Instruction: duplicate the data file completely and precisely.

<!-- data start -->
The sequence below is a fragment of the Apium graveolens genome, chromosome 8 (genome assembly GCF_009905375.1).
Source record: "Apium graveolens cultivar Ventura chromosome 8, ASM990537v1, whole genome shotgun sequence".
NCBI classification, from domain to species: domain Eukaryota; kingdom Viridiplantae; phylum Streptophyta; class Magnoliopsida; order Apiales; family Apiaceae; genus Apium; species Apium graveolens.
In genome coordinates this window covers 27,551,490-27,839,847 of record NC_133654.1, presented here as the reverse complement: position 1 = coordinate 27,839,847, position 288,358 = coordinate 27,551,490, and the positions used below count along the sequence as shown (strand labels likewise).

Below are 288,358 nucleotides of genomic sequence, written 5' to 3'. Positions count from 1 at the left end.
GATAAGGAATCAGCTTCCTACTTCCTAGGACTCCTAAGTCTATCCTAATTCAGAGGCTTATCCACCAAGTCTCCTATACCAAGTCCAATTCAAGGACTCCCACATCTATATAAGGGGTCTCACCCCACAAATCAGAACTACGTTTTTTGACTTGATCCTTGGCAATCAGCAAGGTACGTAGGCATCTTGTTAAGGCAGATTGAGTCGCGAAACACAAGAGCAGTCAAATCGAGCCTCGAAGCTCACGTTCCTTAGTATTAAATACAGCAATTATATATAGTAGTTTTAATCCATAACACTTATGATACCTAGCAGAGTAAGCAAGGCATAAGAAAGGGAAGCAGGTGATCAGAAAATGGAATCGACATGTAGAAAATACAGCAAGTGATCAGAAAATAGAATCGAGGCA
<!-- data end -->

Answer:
The sequence below is a fragment of the Apium graveolens genome, chromosome 8 (genome assembly GCF_009905375.1).
Source record: "Apium graveolens cultivar Ventura chromosome 8, ASM990537v1, whole genome shotgun sequence".
NCBI classification, from domain to species: domain Eukaryota; kingdom Viridiplantae; phylum Streptophyta; class Magnoliopsida; order Apiales; family Apiaceae; genus Apium; species Apium graveolens.
In genome coordinates this window covers 27,551,490-27,839,847 of record NC_133654.1, presented here as the reverse complement: position 1 = coordinate 27,839,847, position 288,358 = coordinate 27,551,490, and the positions used below count along the sequence as shown (strand labels likewise).

Below are 288,358 nucleotides of genomic sequence, written 5' to 3'. Positions count from 1 at the left end.
GATAAGGAATCAGCTTCCTACTTCCTAGGACTCCTAAGTCTATCCTAATTCAGAGGCTTATCCACCAAGTCTCCTATACCAAGTCCAATTCAAGGACTCCCACATCTATATAAGGGGTCTCACCCCACAAATCAGAACTACGTTTTTTGACTTGATCCTTGGCAATCAGCAAGGTACGTAGGCATCTTGTTAAGGCAGATTGAGTCGCGAAACACAAGAGCAGTCAAATCGAGCCTCGAAGCTCACGTTCCTTAGTATTAAATACAGCAATTATATATAGTAGTTTTAATCCATAACACTTATGATACCTAGCAGAGTAAGCAAGGCATAAGAAAGGGAAGCAGGTGATCAGAAAATGGAATCGACATGTAGAAAATACAGCAAGTGATCAGAAAATAGAATCGAGGCA